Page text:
Delays to winter grazing regulations put calves and their mothers at risk – SAFE

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The Government is delaying the introduction of new winter grazing regulations after bowing to pressure from agriculture lobbyists. The regulations were meant to come into effect from May 2021, but the Government has deferred new regulations to 2022, allowing the sector to self-regulate in the interim.

SAFE CEO Debra Ashton said she’s concerned for the welfare of animals, especially vulnerable mother cows and their calves.

“What steps will the Government take to ensure the welfare of these animals in the interim?” said Ashton. “Will we still be seeing more horrific images of cows standing and giving birth in mud, just as we did last year?”

When cows are kept in wet and muddy conditions, welfare issues that may result include poor hoof health and lameness, an inability to properly rest and ruminate, and increased risk of mastitis. Calves born in muddy conditions are also at risk, as their small bodies make them vulnerable to suffering in the cold and wet conditions.

Last year footage emerged of cows and their calves standing in a mud-filled paddock. The footage was taken in Southland between 31 July and 8 August 2020.

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“Winter grazing has been linked to terrible examples of suffering for animals and our land. Cows and their calves need the Government to act for them now, not in 2022.”

1 COMMENT

  1. I recently attended a Forest and Bird Protection workshop with drone survelliance photographs which showed cattle up to their knees in mud on winter pastures.
    Having some experience of stock rearing my first thought was: Is the stock owner intent of throwing money away by making cattle sick?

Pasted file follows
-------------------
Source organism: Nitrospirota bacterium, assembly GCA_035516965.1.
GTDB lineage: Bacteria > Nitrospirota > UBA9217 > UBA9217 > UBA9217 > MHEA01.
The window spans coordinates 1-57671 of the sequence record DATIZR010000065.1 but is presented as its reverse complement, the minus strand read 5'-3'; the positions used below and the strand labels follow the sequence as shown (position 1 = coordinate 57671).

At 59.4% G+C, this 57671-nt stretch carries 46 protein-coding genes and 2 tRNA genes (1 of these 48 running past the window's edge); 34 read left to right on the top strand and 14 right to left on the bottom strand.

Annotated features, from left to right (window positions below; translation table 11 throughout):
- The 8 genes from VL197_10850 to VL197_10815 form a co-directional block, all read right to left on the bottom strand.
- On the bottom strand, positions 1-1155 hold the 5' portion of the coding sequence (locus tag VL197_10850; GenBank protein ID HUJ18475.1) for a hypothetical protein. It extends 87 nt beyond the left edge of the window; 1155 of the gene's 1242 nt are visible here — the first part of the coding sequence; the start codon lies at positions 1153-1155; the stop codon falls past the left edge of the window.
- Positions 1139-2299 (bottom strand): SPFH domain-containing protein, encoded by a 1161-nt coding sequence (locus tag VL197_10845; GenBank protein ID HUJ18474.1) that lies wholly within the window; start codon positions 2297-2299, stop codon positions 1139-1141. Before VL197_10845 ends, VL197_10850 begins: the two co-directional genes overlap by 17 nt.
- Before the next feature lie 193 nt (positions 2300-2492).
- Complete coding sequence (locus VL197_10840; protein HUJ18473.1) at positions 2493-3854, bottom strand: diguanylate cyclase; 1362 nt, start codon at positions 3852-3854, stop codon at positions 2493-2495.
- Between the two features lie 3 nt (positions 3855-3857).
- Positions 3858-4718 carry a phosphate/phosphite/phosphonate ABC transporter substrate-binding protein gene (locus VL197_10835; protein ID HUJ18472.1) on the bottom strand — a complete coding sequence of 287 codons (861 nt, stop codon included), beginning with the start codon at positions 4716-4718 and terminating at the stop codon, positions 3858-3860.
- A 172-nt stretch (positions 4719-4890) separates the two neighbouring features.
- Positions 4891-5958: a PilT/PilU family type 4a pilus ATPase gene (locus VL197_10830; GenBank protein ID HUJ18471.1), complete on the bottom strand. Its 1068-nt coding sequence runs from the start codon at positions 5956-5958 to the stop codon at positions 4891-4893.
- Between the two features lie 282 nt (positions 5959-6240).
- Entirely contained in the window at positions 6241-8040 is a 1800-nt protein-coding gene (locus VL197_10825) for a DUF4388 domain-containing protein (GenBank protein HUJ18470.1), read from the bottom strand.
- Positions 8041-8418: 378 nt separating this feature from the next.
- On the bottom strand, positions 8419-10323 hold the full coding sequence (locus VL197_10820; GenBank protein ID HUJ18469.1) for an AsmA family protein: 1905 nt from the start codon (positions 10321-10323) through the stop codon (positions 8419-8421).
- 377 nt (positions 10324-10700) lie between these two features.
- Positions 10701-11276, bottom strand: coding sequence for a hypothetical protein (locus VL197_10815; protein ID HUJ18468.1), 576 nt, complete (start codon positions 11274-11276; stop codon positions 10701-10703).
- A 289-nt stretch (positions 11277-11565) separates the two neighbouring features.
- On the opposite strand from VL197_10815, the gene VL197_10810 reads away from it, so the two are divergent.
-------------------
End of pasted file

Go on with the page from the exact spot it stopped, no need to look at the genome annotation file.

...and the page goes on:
Callous as people may find me I state the primary purpose for farmers keeping animals in good health is to make money.
    Therefore keeping animals in unhealthy conditions is not only cruel it is uneconomic. I can only account for this by supposing that industrialised farming has led to management by people who do not know, or care, about the job they do.
    About five years ago David Parker and Eugenie Sage were at a public meeting where they showed Photographs of a bobby calf rasing unit discharging effluent into the TukiTuki River in Hawkes Bay( amongst other scenes) and they waxed exceedingly eloquent about the concern they felt.
    I asked Mr Parker which farms and businesses he would close and how he would limit stock numbers.
    He said( near as I can recall), ” I am not going to force people to do things. We will make changes that will encourage them.’ Eugene Sage agreed. They made it clear that their idea of government is not about using compulsion.
    This latest development shows David Parker is true to his word. As concerned as he professes to be about water quality he is not going to use his power as a minister to do anything about it.
    I suppose you could call that integrity.

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